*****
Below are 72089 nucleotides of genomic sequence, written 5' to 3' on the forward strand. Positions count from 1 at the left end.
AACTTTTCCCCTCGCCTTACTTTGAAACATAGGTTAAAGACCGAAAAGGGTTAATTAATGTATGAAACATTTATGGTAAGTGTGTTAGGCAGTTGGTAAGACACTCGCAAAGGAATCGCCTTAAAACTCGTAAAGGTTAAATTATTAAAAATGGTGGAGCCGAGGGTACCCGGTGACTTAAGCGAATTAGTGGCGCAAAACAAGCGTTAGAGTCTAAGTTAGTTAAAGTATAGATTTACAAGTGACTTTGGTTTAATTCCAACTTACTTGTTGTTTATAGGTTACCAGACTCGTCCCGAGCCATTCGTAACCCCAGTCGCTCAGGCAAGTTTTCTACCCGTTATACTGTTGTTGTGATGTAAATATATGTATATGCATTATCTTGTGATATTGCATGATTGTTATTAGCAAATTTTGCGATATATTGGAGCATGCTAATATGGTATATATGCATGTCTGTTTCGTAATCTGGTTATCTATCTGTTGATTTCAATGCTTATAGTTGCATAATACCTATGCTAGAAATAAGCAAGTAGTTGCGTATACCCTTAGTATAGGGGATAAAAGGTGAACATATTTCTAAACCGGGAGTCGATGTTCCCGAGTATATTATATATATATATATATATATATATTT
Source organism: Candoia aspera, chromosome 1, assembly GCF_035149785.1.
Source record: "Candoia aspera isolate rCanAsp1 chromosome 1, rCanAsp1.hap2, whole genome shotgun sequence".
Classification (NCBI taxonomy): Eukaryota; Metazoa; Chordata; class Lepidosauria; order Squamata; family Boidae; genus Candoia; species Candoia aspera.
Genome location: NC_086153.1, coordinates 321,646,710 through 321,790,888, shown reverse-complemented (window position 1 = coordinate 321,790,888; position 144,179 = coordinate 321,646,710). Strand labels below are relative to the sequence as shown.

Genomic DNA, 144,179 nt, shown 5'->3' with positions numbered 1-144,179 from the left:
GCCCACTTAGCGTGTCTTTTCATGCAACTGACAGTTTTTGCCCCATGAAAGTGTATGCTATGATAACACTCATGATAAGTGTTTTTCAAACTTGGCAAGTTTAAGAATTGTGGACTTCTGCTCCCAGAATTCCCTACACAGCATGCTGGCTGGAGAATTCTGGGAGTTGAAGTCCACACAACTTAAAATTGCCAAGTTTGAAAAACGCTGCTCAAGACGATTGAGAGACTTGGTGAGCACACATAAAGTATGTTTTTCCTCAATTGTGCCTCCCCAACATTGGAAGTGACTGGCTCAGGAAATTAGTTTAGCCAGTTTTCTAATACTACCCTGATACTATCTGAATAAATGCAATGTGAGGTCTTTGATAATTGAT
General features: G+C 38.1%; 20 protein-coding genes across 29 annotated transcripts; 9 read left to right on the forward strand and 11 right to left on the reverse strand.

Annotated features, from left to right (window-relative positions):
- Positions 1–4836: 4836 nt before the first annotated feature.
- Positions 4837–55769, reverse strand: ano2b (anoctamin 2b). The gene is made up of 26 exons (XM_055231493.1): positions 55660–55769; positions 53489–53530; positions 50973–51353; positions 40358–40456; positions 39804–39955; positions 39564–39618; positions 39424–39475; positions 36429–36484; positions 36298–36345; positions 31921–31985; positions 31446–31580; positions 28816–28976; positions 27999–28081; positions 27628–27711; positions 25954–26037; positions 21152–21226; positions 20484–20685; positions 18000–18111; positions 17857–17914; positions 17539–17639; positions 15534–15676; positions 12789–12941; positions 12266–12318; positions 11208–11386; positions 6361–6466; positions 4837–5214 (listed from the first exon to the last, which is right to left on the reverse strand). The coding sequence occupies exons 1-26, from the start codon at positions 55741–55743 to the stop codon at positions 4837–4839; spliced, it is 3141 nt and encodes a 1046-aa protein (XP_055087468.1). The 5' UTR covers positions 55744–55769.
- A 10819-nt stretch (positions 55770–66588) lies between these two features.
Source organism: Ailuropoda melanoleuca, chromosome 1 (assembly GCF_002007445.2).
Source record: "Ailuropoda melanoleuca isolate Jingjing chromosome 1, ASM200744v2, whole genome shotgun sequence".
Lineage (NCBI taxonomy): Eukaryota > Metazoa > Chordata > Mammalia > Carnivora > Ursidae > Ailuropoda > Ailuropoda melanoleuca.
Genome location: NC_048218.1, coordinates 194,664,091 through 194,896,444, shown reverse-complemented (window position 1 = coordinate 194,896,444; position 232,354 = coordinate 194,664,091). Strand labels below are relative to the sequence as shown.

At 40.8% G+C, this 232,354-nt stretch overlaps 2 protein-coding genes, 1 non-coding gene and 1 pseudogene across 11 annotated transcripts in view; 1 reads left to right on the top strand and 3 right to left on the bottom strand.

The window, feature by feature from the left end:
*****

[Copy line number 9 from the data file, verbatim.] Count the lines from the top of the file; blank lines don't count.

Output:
General features: G+C 38.1%; 20 protein-coding genes across 29 annotated transcripts; 9 read left to right on the forward strand and 11 right to left on the reverse strand.